Multiplayer, and its ranked version, is an altogether different challenge, just one I didn’t see a lot of in the pre-release review and early access periods. Now that F1 23 has formally launched on PlayStation 4, PlayStation 5, Windows PC, Xbox One, and Xbox Series X — with cross-platform multiplayer — I expect this will present the bulk of the real challenge in F1 World.

Finally, probably the biggest benefit conferred by F1 World’s system of unlocks and constant progression is how much more consumer-friendly the game has become with the premium cosmetics. Though there is a VIP series of unlocks in the Podium Pass, players can no longer pay to skip to the end of it and scoop up all of the loot it has, just to get that one helmet or livery that they really want. The FOMO daily and weekly offerings of suits, gloves, and the like are now just discounted sales of stock items always available in the F1 Store. So, with these items being always available, players can go in and select, à la carte, the design they want, rather than being pressured to scarf up a bunch of cosmetics they may never use.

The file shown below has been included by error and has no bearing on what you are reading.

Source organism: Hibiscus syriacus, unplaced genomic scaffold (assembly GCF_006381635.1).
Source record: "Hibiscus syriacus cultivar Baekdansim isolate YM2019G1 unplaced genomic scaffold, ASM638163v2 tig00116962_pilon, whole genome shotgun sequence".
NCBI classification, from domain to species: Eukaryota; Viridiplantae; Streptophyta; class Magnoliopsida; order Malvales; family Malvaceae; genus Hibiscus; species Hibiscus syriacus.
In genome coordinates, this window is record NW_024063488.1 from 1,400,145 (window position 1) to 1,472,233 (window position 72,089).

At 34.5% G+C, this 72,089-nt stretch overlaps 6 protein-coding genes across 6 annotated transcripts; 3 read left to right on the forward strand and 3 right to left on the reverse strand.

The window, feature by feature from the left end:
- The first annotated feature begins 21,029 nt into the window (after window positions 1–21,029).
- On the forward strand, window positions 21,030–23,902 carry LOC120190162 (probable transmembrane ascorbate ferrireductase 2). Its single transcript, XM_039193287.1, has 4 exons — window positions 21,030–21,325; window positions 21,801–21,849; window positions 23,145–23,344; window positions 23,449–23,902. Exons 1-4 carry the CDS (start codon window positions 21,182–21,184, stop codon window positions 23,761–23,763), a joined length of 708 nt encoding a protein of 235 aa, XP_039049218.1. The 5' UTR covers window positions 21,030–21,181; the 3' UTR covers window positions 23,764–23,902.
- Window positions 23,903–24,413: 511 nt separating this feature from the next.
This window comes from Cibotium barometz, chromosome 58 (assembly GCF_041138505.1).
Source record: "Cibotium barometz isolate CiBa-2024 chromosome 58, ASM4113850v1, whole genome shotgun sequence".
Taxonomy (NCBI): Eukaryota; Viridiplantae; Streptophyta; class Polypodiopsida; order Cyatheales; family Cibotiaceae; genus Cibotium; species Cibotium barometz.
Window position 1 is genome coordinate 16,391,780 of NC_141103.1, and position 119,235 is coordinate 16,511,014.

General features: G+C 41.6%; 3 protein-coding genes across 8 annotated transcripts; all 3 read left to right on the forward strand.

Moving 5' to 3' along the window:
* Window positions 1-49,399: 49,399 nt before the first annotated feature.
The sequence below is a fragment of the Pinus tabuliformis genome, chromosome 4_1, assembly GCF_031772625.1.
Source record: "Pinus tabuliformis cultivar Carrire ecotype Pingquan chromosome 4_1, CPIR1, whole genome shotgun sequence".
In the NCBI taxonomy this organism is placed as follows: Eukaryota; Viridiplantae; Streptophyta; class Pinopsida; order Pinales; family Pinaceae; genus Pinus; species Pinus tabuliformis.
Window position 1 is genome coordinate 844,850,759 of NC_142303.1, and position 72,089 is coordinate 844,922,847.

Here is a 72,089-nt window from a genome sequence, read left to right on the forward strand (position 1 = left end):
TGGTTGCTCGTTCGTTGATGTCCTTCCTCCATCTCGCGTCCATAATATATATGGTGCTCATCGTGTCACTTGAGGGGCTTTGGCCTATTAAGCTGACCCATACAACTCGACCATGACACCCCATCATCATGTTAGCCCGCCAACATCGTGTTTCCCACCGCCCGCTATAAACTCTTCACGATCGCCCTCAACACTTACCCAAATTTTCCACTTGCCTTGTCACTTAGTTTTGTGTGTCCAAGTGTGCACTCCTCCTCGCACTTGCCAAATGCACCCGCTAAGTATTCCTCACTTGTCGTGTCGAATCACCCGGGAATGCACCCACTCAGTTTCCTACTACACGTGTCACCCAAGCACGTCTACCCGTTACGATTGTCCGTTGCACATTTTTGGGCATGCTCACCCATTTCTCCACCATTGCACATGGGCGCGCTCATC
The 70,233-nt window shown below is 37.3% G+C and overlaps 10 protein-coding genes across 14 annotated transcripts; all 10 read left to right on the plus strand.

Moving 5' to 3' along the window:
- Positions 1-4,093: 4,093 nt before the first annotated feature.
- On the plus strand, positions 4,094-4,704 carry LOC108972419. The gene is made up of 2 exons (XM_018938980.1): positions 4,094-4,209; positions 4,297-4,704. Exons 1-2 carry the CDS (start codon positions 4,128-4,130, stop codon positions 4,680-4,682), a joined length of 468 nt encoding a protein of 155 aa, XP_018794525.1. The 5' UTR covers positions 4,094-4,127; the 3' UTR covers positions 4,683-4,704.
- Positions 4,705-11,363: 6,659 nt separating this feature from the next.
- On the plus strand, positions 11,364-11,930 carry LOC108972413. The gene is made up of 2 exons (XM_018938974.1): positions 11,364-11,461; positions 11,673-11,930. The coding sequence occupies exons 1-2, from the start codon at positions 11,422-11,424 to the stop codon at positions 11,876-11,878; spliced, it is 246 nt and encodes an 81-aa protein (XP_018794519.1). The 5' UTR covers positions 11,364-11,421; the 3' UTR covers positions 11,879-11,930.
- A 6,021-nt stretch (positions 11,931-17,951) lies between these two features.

The series window/menu of F1 World, showing the events the player is qualified for and their “Tech Score” rating. Image: Codemasters/Electronic Arts via Polygon

Most of all, I’m impressed not only by how fun and infinitely playable F1 World is, I’m also impressed that the developers of a very mature sports series came up with a new way to break hardcore career-mode drivers like me out of that pattern — and without sticking their hands in my pockets. I don’t know when I will get around to the new narrative mode, Braking Point 2, or the multiseason career pursuit of My Team, which has taken so many hours from me over the past six years; I’m having too much fun in F1 World. But knowing those two deep modes are still there means I’ll probably be playing F1 23 from now until F1 24 arrives.